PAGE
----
“We also regularly hold mini rap battles where anyone can get up can battle each other and, sometimes, we have the bridal party jump up on the mic and sing along.

“One of our favourite wedding party happenings is when the crowd is up for a dance battle:  everyone dances in a big circle and people get called in to show us their moves – and we’re always surprised at what moves they pull out!”


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Consider the music you’ll have at different stages of the event

Your band or DJ will be able to help guide you through the kinds of music that is often played at different parts of your big day but, says Fin, here is a rough guide of what usually works and when.

Ceremony: The start of the ceremony is, typically, classical music, but The Club has also provided duos to sing contemporary pop and soul songs in the past, too. Often, the music is more sweet and down tempo. However, if there is a special song that you’d like to have played during this time, regardless of its genre, the person in charge of your wedding music should be able to re-interpret it to fit your ceremony, says Fin.

First dance: If you’re stuck trying to find the perfect song for this moment and you and your partner don’t actually have one song that is special to you both, start by looking at common musical genres that you both like, then go from there. You could also consider looking at songs with lyrics that you both relate to.

Keep in mind that regardless of whether or not you choose to hire a choreographer for your first dance, it’s a good idea to select something with a beat you can groove to.

Reception: We tend to do the bridal waltz and that comes after formalities, then we launch into the party music.

During the meals at the reception: Down tempo pop or jazz music often works during this time, to allow people to chat during the meals and enjoy each other’s company. It’s nice to keep it classy.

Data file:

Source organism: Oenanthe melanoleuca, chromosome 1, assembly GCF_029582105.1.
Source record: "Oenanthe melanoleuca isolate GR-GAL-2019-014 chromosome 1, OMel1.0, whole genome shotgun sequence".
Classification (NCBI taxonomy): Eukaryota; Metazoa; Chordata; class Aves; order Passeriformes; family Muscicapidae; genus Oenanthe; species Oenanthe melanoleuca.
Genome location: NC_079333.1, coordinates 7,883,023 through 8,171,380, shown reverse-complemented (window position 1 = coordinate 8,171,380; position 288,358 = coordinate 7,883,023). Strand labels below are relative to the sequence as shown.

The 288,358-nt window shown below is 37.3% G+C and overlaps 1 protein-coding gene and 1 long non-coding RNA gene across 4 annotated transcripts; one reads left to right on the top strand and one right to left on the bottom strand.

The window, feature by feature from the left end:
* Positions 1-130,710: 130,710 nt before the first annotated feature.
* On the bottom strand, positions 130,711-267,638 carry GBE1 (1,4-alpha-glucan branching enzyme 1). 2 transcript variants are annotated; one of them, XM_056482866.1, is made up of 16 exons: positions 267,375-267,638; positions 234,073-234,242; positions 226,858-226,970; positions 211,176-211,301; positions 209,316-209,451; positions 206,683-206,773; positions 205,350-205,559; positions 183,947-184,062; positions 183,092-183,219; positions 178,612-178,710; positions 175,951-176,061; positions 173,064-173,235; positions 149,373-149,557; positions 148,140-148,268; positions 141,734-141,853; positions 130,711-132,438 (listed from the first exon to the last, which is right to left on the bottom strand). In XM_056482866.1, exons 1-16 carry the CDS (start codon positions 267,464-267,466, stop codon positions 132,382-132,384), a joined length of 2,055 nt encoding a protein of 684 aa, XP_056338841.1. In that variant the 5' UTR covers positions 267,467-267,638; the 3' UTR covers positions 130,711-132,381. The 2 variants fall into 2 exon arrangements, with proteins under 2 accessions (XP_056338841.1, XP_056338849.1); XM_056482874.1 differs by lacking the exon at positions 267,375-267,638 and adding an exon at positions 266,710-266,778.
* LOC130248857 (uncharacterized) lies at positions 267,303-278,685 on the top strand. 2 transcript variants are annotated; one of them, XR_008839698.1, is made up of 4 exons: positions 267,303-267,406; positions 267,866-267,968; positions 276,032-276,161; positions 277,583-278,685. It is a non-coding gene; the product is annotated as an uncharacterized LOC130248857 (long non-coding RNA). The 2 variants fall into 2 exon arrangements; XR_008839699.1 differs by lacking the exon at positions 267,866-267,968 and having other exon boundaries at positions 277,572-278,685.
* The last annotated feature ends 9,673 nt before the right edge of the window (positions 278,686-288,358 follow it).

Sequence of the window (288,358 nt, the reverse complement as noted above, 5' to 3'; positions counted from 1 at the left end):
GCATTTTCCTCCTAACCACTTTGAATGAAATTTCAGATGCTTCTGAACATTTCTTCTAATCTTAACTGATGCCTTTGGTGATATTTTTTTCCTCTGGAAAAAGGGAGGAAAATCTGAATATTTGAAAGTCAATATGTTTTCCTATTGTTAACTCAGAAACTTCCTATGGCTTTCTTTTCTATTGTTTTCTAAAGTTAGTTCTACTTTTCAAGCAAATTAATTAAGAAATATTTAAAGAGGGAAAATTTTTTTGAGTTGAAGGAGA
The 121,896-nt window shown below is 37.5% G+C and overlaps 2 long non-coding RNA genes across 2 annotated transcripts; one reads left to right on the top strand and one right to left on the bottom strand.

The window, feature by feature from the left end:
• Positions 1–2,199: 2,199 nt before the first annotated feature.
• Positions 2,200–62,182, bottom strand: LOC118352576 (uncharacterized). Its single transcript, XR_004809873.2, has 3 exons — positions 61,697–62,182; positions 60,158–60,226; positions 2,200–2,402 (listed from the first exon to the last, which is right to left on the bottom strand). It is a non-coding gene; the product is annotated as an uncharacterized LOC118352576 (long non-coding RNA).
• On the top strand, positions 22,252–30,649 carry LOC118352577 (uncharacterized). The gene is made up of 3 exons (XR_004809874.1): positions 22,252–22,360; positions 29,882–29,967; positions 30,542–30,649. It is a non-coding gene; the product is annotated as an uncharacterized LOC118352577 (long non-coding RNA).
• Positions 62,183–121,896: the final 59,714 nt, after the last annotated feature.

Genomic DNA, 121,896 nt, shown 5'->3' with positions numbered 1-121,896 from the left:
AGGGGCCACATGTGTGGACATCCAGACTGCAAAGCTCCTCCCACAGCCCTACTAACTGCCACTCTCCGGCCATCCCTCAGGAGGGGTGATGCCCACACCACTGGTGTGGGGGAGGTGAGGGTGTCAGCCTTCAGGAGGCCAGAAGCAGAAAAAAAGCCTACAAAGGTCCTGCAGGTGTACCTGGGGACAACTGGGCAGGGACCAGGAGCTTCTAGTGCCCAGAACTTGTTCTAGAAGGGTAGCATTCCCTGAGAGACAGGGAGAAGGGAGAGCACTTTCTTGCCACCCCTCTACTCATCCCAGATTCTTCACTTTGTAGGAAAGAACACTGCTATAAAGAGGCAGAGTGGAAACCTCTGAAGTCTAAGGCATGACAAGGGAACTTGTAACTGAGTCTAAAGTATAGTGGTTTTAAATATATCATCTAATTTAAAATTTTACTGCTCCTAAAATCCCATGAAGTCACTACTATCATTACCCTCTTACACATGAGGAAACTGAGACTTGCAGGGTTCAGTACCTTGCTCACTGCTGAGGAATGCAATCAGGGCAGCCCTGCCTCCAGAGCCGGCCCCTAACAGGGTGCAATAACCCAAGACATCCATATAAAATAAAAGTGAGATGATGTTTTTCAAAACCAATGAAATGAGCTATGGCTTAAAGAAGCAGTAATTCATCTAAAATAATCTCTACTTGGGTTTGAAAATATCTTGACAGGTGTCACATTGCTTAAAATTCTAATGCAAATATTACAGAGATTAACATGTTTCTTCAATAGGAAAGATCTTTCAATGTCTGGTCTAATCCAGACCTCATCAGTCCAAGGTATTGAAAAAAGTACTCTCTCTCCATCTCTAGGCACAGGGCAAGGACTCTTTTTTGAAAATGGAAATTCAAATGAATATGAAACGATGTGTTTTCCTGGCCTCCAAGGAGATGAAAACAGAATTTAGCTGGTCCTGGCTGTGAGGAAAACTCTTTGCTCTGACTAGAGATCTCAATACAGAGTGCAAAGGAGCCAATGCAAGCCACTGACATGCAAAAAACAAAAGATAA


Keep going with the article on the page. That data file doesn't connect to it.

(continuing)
Dance music: It’s usually something that people know, maybe something by Earth Wind and Fire or Michael Jackson and Stevie Wonder. It’s multi-generational music as well. We won’t play a recent pop song that old people won’t know. It’s usually from an era that people know that vibe. We tailor our set lists and choose the songs we play carefully so that we have  a vast array of things that cater to all the generations that tend to be at weddings.

Create a do-not-play list if necessary

Most experienced wedding bands will have the insight to understand that playing explicit hip-hop songs or raging death metal at your wedding might not suit everyone’s tastes so generally, you should be able to trust your band with the playlist.

Fin usually sends the bride and groom a full playlist before their wedding so they can double check what songs will be playing on the night, but if there are certain songs that you don’t want performed, make a list of the songs and pass them over to your band.

Sing a song to the love of your life

If you’re brave enough, use your big day to get up on stage and serenade your new spouse.

“It can be quite moving and a moment to remember for the rest of your life,” says Fin, “but it needs to be right!

“If you’re thinking of unleashing your inner Frank Sinatra or Bruno Mars on the night, make sure you choose a song that you’re comfortable with,” advises Fin. “And if you want, you can ask your band for a rehearsal beforehand, too.

“After all, you want your new spouse in tears, happy tears, not the kind of tears you shed when your ears are bleeding!”